|View from Hatcher's Pass|
I wonder if we will ever get sick of mountains? This time, our ventures took us to Hatcher’s Pass, a gravel road crossing through a craggy mountain range little more than an hours drive north of Anchorage. Anchoragians certainly have some nice playgrounds on their doorstep! This particular range was the setting for a hike up the verdant Archangel Valley in search of the Reed Lakes. The first part of the track was quite easy and would be quite easy to bike. A series of bumps on a downhill section prompted the flippant comment “You could get some good air over those - probably followed by blood.” Thinking no more of it we continued onwards to where the trail climbed more steeply so I left Christine to return on her own whilst I continued up to the lakes. On the way back down, at the section where we commented about air and blood I found two cyclists trying hopelessly to deal with a third who was lying on the ground in shock with his face mashed, teeth missing and lip half bitten off having landed face first on a rock after descending with more speed than competence. Having established that he wasn’t at immediate risk I rushed to get blankets and painkillers while his alarmed friend called 911 and probably (understandably - there was a lot of blood) overstated the seriousness of the injuries. We got him settled and wrapped in a sleeping bag as we waited for the emergency rescue. After not too long two emergency services guys turned up to be followed shortly after by a helicopter and, not long after that, two quad-bikes - a bit of overkill for what ultimately turned out to be two missing teeth, a cut lip and a bit of concussion. We were told later the bill would probably be about $20k. I hope he had his health insurance up to date! Oh, that’s right, I forgot - Americans don’t like the idea of universal health cover. Remember, that’s the first step on the path to Socialism!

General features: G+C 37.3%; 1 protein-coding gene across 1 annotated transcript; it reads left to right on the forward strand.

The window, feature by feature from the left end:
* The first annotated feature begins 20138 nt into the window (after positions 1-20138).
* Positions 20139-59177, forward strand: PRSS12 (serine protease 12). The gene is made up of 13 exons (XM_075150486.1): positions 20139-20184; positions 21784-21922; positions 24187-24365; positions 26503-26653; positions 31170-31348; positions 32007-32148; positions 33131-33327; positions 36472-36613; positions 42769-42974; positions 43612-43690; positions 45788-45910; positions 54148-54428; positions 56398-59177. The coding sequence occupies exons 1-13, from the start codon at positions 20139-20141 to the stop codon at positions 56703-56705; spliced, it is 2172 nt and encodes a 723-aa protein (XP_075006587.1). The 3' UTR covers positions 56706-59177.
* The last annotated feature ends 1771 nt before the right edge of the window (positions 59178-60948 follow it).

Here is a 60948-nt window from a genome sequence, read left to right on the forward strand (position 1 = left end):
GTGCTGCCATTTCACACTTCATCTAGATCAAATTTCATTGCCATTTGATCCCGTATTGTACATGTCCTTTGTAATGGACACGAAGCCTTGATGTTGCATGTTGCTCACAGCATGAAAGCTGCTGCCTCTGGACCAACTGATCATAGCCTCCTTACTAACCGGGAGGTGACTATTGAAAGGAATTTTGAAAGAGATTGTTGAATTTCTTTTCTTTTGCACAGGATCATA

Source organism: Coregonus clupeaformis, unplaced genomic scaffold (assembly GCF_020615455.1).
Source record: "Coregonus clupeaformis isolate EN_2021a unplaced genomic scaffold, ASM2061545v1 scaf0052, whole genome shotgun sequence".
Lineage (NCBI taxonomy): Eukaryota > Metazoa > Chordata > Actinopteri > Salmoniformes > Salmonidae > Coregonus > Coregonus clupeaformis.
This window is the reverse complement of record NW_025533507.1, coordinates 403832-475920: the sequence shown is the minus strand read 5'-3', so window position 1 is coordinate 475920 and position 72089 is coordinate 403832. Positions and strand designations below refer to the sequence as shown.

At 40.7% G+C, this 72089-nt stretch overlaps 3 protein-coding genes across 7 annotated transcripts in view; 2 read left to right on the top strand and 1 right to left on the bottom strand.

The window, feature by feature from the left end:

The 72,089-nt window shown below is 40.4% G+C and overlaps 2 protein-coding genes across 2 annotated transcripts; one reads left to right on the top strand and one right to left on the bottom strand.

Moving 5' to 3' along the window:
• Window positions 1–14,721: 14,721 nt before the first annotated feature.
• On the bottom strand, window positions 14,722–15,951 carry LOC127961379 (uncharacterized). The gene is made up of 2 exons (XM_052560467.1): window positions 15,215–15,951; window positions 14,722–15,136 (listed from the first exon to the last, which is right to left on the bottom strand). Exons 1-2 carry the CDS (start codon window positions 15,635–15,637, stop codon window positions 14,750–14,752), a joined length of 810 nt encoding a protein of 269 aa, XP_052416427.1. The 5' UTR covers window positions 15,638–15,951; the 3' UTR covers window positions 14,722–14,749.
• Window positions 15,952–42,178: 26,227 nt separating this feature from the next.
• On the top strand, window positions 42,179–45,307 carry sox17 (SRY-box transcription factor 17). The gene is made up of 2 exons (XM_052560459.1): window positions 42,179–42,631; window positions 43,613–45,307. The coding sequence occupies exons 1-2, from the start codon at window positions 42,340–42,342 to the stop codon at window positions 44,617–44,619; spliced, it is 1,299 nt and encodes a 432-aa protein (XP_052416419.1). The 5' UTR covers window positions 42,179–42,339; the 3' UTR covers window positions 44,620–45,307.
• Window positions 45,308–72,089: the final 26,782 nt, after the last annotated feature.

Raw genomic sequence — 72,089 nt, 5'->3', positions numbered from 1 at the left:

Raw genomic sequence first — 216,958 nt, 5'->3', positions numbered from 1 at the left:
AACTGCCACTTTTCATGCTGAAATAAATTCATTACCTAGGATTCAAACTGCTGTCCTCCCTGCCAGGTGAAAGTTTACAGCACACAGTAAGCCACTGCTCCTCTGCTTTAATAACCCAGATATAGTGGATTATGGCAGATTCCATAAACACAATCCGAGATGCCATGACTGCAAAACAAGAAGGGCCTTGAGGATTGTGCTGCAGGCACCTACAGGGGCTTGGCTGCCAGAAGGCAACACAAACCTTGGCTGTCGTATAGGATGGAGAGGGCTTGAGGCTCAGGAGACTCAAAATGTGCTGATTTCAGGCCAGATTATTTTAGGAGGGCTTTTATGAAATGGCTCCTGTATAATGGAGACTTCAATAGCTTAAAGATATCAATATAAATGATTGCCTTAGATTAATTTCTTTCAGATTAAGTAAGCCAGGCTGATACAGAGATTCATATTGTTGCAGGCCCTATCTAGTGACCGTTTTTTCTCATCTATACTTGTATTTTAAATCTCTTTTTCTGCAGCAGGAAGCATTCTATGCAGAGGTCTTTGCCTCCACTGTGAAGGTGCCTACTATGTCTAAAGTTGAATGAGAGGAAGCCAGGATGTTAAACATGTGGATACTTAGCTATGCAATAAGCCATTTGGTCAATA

Camped the night in a another parking lot / campsite with beautiful mountain views followed the next morning by a (cautious) mountain bike ride up the Gold Mint trail until, after about 5 miles it got just too rocky, requiring the trading of wheels for feet for the subsequent section. The afternoon was then spent rambling over the ridge tops at Hatcher’s Pass before finding a place to spend the night on the side of a dead-end side road with stunning views down the incredibly green valley.
Wrangel-St Elias National Park
A leisurely drive took us back along the Glenn Highway, an officially designated scenic byway with views of the Matanuska Galcier and the Chugas Mountains to the south. Camped the night in a gravel pit with million dollar mountain views before taking the dirt road out to the little town of McCarthy where we lit a campfire by the side of a turbulent river as low clouds revealed only the bottom of what was clearly a very impressive glacier.
|Another bed-time view|
|Alaskans are big on their flower baskets|
|Snack stop on a Wrangel Mountain hike|
|Renovator's delight - old mine buildings at McCarthy|
Morning dawned with clouds shrouding the mountains so we took our bikes and cycled over the footbridge that connects the town of McCarthy to the road we had come in on, and then the further 5 miles up to the remarkable mining town of Kennecott, a jumble of mine buildings and mills dating back to the early 1900s, some of which had been restored, some stabilised and others left to the mercy of the elements. On can’t help but be impressed by the magnitude of the effort that was made to extract mineral resources from what would have been an incredibly remote location in hellish (in a cold sort of way) conditions for most of the year with little of the technology that we take for granted today.